UK's Privacy Tsar Mounts Fierce Defense of End-to-End Encryption

The UK’s privacy watchdog has defended end-to-end encryption (E2EE) following a government campaign lobbying for a halt to further roll-outs by the likes of Meta.

The publicly funded “No Place to Hide” campaign, backed by several children’s charities, is calling for social media companies to stop implementing E2EE until they can prove children’s safety will not be put at risk as a result.

Meta’s delayed roll-out of the security and privacy-enhancing technology is now slated for 2023 for Messenger and Instagram. Its messaging platform WhatsApp already uses E2EE.

The arguments against the tech are that it blindfolds police and provides a safe haven for pedophiles to groom victims and share sex abuse material.

However, the Information Commissioner’s Office (ICO) has argued that multiple techniques and innovative approaches already exist which can help investigators – and that E2EE plays a vital role in protecting children and wider society.

“The discussion on end-to-end encryption use is too unbalanced to make a wise and informed choice. There is too much focus on the costs without also weighing up the significant benefits,” argued the ICO’s executive director for technology and innovation, Stephen Bonner.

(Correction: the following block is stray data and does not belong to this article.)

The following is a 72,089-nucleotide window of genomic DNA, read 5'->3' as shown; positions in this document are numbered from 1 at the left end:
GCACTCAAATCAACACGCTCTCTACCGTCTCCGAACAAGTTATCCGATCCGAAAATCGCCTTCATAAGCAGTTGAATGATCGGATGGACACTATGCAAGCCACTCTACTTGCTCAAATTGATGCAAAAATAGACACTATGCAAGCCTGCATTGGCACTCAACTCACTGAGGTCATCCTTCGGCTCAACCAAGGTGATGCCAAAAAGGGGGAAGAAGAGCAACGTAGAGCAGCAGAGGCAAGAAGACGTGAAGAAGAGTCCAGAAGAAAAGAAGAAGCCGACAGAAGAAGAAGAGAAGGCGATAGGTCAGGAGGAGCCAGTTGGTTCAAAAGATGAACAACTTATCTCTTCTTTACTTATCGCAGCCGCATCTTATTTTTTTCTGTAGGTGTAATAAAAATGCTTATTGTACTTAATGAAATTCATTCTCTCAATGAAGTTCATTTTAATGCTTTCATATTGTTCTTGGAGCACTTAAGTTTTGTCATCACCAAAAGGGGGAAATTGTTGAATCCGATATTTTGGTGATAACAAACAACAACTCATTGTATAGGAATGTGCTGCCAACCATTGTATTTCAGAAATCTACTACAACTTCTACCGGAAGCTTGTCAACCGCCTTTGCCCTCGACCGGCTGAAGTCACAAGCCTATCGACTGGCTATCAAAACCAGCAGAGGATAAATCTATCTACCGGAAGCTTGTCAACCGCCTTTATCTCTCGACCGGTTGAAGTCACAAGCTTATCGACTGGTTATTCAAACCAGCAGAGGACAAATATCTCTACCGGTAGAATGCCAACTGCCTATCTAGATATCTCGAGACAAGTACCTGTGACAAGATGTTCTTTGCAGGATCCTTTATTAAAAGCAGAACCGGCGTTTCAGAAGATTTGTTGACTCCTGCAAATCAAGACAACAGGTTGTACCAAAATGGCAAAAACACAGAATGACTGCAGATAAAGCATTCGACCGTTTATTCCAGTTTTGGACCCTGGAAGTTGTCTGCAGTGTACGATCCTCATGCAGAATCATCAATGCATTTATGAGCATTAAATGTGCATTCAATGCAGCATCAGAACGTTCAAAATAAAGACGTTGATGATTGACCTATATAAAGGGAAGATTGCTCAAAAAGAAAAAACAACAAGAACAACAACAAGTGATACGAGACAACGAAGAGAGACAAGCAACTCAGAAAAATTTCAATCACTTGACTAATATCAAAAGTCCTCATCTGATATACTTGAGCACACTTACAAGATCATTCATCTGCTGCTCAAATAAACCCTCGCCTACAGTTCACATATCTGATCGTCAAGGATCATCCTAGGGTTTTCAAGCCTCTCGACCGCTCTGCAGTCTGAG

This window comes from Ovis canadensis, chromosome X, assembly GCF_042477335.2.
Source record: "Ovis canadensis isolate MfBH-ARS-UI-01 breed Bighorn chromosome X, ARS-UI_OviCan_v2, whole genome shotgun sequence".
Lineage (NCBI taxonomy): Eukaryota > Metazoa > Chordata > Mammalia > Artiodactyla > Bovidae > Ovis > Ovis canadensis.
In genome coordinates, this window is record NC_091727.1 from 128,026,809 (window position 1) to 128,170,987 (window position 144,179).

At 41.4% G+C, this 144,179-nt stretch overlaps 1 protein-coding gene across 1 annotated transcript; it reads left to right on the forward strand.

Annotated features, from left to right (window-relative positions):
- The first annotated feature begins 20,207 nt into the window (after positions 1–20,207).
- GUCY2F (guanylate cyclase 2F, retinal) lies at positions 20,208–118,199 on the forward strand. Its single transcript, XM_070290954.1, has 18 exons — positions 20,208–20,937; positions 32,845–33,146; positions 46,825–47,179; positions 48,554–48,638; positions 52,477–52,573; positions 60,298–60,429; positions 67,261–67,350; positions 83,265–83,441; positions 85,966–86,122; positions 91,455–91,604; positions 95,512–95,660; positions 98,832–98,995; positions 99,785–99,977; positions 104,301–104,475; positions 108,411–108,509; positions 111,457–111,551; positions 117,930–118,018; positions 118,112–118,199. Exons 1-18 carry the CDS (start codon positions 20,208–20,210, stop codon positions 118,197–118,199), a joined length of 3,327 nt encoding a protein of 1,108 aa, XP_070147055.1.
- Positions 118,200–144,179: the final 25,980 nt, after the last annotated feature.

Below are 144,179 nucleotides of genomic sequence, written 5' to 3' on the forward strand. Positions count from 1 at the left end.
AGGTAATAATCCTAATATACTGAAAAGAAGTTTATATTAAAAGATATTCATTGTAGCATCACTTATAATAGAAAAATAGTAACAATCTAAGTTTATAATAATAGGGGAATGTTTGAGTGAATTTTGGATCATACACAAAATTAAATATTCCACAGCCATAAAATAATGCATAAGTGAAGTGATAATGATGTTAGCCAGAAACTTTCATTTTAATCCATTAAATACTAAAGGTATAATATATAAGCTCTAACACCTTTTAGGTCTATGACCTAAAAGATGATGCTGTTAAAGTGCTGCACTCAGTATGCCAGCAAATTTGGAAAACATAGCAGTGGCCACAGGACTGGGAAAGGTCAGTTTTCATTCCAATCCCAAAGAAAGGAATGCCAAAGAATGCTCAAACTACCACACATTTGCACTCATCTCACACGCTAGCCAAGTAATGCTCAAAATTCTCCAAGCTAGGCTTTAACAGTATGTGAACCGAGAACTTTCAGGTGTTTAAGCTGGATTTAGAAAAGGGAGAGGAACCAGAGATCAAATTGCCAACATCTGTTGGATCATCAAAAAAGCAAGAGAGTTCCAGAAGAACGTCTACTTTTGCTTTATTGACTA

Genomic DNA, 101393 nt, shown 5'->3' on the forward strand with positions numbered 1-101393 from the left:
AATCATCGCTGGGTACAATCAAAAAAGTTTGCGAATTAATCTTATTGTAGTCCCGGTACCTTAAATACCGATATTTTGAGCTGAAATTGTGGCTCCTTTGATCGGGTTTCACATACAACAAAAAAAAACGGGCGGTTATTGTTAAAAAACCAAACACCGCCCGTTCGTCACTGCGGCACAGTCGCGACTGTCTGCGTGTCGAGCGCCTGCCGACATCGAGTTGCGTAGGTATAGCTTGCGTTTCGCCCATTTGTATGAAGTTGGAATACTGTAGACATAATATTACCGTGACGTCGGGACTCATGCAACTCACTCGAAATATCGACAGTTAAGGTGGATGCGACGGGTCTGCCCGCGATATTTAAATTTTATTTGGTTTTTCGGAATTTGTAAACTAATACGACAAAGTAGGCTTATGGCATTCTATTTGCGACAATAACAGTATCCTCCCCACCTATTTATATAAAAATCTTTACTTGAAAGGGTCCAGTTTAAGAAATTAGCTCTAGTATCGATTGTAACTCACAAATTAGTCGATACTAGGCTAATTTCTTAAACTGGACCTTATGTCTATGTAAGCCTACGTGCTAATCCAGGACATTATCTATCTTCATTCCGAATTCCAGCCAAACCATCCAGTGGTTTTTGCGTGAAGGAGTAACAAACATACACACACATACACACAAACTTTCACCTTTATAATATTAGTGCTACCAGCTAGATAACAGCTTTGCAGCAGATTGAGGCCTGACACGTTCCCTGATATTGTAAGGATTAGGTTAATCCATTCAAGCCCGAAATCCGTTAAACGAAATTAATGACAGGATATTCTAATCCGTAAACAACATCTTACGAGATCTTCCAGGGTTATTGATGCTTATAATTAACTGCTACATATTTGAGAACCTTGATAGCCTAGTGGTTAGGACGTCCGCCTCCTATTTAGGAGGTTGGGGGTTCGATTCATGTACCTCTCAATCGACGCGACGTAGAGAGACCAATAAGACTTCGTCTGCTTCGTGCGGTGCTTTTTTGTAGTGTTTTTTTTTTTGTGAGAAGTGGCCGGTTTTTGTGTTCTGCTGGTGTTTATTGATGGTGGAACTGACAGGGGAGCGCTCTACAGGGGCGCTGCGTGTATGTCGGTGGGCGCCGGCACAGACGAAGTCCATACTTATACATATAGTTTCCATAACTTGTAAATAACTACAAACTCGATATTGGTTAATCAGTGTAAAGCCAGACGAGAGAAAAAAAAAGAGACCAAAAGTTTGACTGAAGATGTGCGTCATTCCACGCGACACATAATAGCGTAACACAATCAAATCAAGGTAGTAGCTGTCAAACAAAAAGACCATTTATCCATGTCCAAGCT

“E2EE serves an important role both in safeguarding our privacy and online safety. It strengthens children’s online safety by not allowing criminals and abusers to send them harmful content or access their pictures or location. It is also crucial for businesses, enabling them to share information securely and fosters consumer confidence in digital services.”

Accessing encrypted content is not the only way police can catch offenders, Bonner added.

“Law enforcers have other methods such as listening to reports of those targeted, infiltrating the groups planning these offenses, using evidence from convicted abusers and their systems to identify other offenders,” he argued.

“We are also seeing a range of other techniques and innovations available that can be used without accessing content to help stop abuse or catch those trying to harm. As an example, platforms are listening to teenagers’ reports and limiting search results for anyone attempting unwanted contact.”

The government should be doubling down on support for these approaches and finding new ones, Bonner concluded.

Instead, the government is using taxpayer money to fund its E2EE campaign with help from advertising giant M&C Saatchi.

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